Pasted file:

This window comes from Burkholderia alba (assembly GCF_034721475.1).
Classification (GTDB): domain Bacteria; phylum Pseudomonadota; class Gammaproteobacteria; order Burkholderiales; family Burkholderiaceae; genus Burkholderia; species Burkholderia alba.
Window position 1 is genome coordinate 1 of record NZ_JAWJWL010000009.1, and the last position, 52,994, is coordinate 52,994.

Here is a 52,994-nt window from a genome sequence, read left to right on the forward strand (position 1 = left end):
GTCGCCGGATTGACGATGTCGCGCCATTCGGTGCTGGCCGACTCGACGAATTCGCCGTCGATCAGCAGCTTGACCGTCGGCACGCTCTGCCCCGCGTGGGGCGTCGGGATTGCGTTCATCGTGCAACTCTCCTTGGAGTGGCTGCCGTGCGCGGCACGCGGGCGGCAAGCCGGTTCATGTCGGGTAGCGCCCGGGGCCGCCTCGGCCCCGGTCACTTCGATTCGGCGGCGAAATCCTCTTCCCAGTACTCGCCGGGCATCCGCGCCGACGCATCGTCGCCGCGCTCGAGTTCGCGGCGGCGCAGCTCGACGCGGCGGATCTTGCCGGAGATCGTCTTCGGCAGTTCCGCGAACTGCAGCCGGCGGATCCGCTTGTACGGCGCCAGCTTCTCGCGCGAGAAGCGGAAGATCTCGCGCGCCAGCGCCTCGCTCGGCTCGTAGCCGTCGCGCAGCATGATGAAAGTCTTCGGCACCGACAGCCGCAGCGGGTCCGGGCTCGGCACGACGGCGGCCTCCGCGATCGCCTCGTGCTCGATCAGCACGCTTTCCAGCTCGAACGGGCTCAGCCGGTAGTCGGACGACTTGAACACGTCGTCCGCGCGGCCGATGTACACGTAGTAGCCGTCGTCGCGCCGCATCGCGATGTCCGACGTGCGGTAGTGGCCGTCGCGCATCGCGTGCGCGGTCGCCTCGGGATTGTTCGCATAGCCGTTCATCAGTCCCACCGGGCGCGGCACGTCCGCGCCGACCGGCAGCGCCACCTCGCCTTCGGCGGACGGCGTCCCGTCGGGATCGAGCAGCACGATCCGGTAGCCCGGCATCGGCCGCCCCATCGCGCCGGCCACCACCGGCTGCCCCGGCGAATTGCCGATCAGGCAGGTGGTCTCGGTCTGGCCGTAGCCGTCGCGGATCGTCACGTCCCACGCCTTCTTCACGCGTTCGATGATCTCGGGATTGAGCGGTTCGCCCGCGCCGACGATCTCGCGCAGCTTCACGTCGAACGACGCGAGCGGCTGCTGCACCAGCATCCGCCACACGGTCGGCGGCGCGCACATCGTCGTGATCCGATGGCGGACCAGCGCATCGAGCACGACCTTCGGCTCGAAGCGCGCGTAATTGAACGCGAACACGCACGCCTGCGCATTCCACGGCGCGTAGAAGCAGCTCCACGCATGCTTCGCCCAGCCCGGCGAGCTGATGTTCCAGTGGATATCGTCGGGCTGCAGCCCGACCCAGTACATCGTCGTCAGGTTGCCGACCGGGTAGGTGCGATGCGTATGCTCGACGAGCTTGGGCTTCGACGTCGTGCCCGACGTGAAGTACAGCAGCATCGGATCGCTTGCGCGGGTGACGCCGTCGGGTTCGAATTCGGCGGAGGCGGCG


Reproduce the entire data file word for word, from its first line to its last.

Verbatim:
This window comes from Burkholderia alba (assembly GCF_034721475.1).
Classification (GTDB): domain Bacteria; phylum Pseudomonadota; class Gammaproteobacteria; order Burkholderiales; family Burkholderiaceae; genus Burkholderia; species Burkholderia alba.
Window position 1 is genome coordinate 1 of record NZ_JAWJWL010000009.1, and the last position, 52,994, is coordinate 52,994.

Here is a 52,994-nt window from a genome sequence, read left to right on the forward strand (position 1 = left end):
GTCGCCGGATTGACGATGTCGCGCCATTCGGTGCTGGCCGACTCGACGAATTCGCCGTCGATCAGCAGCTTGACCGTCGGCACGCTCTGCCCCGCGTGGGGCGTCGGGATTGCGTTCATCGTGCAACTCTCCTTGGAGTGGCTGCCGTGCGCGGCACGCGGGCGGCAAGCCGGTTCATGTCGGGTAGCGCCCGGGGCCGCCTCGGCCCCGGTCACTTCGATTCGGCGGCGAAATCCTCTTCCCAGTACTCGCCGGGCATCCGCGCCGACGCATCGTCGCCGCGCTCGAGTTCGCGGCGGCGCAGCTCGACGCGGCGGATCTTGCCGGAGATCGTCTTCGGCAGTTCCGCGAACTGCAGCCGGCGGATCCGCTTGTACGGCGCCAGCTTCTCGCGCGAGAAGCGGAAGATCTCGCGCGCCAGCGCCTCGCTCGGCTCGTAGCCGTCGCGCAGCATGATGAAAGTCTTCGGCACCGACAGCCGCAGCGGGTCCGGGCTCGGCACGACGGCGGCCTCCGCGATCGCCTCGTGCTCGATCAGCACGCTTTCCAGCTCGAACGGGCTCAGCCGGTAGTCGGACGACTTGAACACGTCGTCCGCGCGGCCGATGTACACGTAGTAGCCGTCGTCGCGCCGCATCGCGATGTCCGACGTGCGGTAGTGGCCGTCGCGCATCGCGTGCGCGGTCGCCTCGGGATTGTTCGCATAGCCGTTCATCAGTCCCACCGGGCGCGGCACGTCCGCGCCGACCGGCAGCGCCACCTCGCCTTCGGCGGACGGCGTCCCGTCGGGATCGAGCAGCACGATCCGGTAGCCCGGCATCGGCCGCCCCATCGCGCCGGCCACCACCGGCTGCCCCGGCGAATTGCCGATCAGGCAGGTGGTCTCGGTCTGGCCGTAGCCGTCGCGGATCGTCACGTCCCACGCCTTCTTCACGCGTTCGATGATCTCGGGATTGAGCGGTTCGCCCGCGCCGACGATCTCGCGCAGCTTCACGTCGAACGACGCGAGCGGCTGCTGCACCAGCATCCGCCACACGGTCGGCGGCGCGCACATCGTCGTGATCCGATGGCGGACCAGCGCATCGAGCACGACCTTCGGCTCGAAGCGCGCGTAATTGAACGCGAACACGCACGCCTGCGCATTCCACGGCGCGTAGAAGCAGCTCCACGCATGCTTCGCCCAGCCCGGCGAGCTGATGTTCCAGTGGATATCGTCGGGCTGCAGCCCGACCCAGTACATCGTCGTCAGGTTGCCGACCGGGTAGGTGCGATGCGTATGCTCGACGAGCTTGGGCTTCGACGTCGTGCCCGACGTGAAGTACAGCAGCATCGGATCGCTTGCGCGGGTGACGCCGTCGGGTTCGAATTCGGCGGAGGCGGCG